CHICAGO – Treatment of isolated acute mesenteric venous thrombosis remains a topic of controversy, with no established guidelines available, Thomas S. Maldonado, MD, observed at a symposium on vascular surgery sponsored by Northwestern University.
“There has been a pendulum swing. Earlier on there was a lot of excitement about surgical thrombectomy, then we tended to become more nonoperative and conservative, using just anticoagulation. But in recent years endovascular therapy has been gaining some traction and shows good preliminary results,” according to Dr. Maldonado, professor of surgery at New York University.
Today MVT accounts for 1 in 1,000 emergency department visits and 6%-9% of cases of acute mesenteric ischemia. Dr. Maldonado cited two reasons for the increasing incidence. One is the widespread recognition that contrast-enhanced helical CT is the diagnostic imaging method of choice; it is being employed more liberally because of its ready availability and overall 95%-100% accuracy, which allows for rapid and reliable diagnosis with precise location of the thrombus.
The other factor is that bariatric surgery is booming. While the most common local etiologies of the hypercoagulable state predisposing to MVT remain cancer and intra-abdominal inflammatory diseases such as pancreatitis, there is no doubt that laparoscopic bariatric surgery is emerging as another contributing factor, according to the surgeon.
MVT is an insidious and lethal disease. In most series, it has a mortality of at least 25%, and it doesn’t appear to be going down in recent years. This is probably because of difficulty in making a prompt diagnosis before bowel ischemia occurs. Multiple studies show that onset of symptoms typically occurs 6-14 days before patients present for care.
“I think this is really the Achilles heel of this diagnosis – that it can be delayed. The diagnosis can be elusive. There is no constellation of signs or symptoms that is pathognomonic for MVT. This is where prompt recognition and a CT scan can really play an important role,” Dr. Maldonado said.
He and a coworker conducted a review of 37 studies on MVT published in 1997-2016 which underscored the challenges in making a prompt diagnosis. The most common presenting symptom was nonspecific abdominal pain out of proportion to findings on physical exam. Other possible symptoms included anorexia, nausea, vomiting, constipation, and/or passage of blood through the anus. The disease occurred most often in men aged 40-60. A history of unprovoked venous thromboembolism was often present ().
The three-phase CT scan – arterial, venous, and delayed venous – not only locates the thrombus with precision, it also shows whether the occlusion is partial or complete, which is important information prognostically (see below). The scan also provides information on bowel ischemia with at least 90% sensitivity and specificity. Bowel compromise shows up on CT as a thickened bowel wall with dilated lumen, mesenteric fat stranding, and ascites.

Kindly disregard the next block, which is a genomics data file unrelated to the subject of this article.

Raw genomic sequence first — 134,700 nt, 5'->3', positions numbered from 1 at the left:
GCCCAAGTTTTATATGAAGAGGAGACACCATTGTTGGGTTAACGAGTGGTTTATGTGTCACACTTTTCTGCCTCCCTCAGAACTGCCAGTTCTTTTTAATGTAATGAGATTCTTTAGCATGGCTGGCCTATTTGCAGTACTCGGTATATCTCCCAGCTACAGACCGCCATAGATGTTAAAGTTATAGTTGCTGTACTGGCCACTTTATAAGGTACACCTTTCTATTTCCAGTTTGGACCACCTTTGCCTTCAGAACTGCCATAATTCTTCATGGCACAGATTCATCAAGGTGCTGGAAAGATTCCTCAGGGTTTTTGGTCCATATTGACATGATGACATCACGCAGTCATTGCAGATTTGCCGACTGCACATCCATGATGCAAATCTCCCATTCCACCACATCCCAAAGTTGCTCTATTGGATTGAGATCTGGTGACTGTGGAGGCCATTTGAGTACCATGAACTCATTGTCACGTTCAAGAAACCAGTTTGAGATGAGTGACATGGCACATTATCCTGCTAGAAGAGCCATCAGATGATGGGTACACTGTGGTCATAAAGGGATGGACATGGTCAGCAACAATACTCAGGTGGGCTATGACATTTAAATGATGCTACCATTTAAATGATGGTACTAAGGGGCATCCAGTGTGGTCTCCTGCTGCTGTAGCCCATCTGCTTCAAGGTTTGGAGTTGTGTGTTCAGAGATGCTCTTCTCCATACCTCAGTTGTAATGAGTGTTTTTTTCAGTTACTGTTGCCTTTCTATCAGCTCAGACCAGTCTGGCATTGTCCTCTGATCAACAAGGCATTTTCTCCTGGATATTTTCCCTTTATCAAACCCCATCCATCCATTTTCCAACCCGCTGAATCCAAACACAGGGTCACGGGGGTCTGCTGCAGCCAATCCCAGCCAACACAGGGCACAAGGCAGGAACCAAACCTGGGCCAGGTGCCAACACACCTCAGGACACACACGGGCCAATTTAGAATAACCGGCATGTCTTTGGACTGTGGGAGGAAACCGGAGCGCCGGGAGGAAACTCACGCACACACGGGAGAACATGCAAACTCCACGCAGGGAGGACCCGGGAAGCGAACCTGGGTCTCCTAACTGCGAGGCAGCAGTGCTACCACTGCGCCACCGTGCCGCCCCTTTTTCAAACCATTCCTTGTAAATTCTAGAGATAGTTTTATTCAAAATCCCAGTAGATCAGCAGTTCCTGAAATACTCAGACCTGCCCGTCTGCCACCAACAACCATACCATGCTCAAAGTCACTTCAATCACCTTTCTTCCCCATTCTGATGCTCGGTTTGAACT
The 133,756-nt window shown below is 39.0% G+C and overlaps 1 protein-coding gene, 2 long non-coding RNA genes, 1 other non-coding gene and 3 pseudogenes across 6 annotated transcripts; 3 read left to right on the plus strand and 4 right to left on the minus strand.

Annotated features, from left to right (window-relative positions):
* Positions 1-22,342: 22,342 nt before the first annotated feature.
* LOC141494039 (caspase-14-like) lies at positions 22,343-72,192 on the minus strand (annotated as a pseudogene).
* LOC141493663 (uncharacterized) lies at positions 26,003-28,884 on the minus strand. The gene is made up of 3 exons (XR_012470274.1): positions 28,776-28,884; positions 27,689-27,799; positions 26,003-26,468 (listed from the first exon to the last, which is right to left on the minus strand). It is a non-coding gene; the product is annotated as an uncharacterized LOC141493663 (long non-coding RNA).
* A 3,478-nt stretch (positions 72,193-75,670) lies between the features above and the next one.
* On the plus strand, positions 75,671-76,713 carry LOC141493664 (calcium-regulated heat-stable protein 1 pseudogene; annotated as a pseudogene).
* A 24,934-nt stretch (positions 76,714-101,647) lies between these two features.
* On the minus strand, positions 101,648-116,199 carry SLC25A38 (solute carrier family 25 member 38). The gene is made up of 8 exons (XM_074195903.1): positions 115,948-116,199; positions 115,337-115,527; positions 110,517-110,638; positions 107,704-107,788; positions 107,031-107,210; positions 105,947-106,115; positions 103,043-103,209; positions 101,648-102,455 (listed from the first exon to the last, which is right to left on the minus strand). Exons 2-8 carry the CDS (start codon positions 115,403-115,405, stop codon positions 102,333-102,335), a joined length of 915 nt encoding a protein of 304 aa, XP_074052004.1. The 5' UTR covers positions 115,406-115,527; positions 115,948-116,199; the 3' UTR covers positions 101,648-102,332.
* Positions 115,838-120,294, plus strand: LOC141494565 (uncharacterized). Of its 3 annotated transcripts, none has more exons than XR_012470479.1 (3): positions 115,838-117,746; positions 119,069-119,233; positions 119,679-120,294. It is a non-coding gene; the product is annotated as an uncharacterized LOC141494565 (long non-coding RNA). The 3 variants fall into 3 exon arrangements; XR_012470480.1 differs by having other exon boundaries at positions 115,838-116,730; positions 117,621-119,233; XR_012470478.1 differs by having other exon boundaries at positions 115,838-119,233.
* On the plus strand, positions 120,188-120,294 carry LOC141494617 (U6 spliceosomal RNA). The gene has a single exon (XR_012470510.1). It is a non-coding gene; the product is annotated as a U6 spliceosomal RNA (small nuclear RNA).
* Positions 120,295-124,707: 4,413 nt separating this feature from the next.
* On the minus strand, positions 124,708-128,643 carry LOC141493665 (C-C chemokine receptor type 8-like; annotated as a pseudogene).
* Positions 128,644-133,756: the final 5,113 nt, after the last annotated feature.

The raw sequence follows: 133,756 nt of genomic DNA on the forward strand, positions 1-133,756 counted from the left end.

CT imaging has become so useful for rapid diagnosis of MVT that duplex ultrasound, although considerably less costly and radiation-free, has become relegated to a secondary role. At most centers its use is restricted to follow-up surveillance to assess for thrombus resolution and vascular recanalization after the acute episode has been treated. Duplex ultrasound simply can’t match CT in the crucial task of assessment for bowel ischemia.
The mainstay of treatment in patients with MVT without bowel ischemia is medical management: immediate anticoagulation with unfractionated or low-molecular-weight heparin bridging to warfarin, bowel rest, aggressive fluid resuscitation, and correction of electrolyte imbalances. Most patients with nonocclusive MVT and no ischemic bowel can be managed in this way without surgical intervention. The newer oral anticoagulants haven’t yet been studied in patients with MVT.
How long to continue oral anticoagulation is an unresolved issue. In Dr. Maldonado’s literature review, the median duration was 90 days. In his own practice, anticoagulants aren’t stopped until duplex ultrasound demonstrates recanalization of the mesenteric venous system. If residual thrombus is present or a patient has an underlying hypercoagulable state, treatment continues indefinitely.
In a series of 50 noncirrhotic MVT patients treated at New York University using various strategies, 19, or 38%, were completely recanalized. Recurrence of MVT after successful treatment occurred in only 2 of these 19 patients, in both cases upon discontinuation of anticoagulation.
“It speaks to the issue of length of treatment – or should it be discontinued at all?” the surgeon said.
Open surgical thrombectomy has fallen into disfavor because the thrombus tends to recur within 7 days post surgery. It is now best reserved for patients with acute MVT with a contraindication to thrombolytic therapy, such as cirrhosis or recent major surgery, according to Dr. Maldonado.
Multiple patient series using endovascular catheter-directed thrombolytic therapy with a transhepatic, transvenous, transarterial, or combined approach have reported high rates of successful recanalization – even in the 90% range – with low recurrence rates and fewer bowel resections than with anticoagulation alone.
Indeed, Dr. Maldonado and his fellow vascular surgeons at New York University have recently developed a management algorithm whereby patients with occlusive MVT and no bowel ischemia undergo catheter-directed thrombolysis provided there are no contraindications, such as uncontrolled hypertension or a recent hemorrhagic stroke. The surgeons will also seriously consider catheter-directed lytic therapy in MVT patients with bowel ischemia who show no improvement after laparotomy, bowel resection, and open thrombectomy.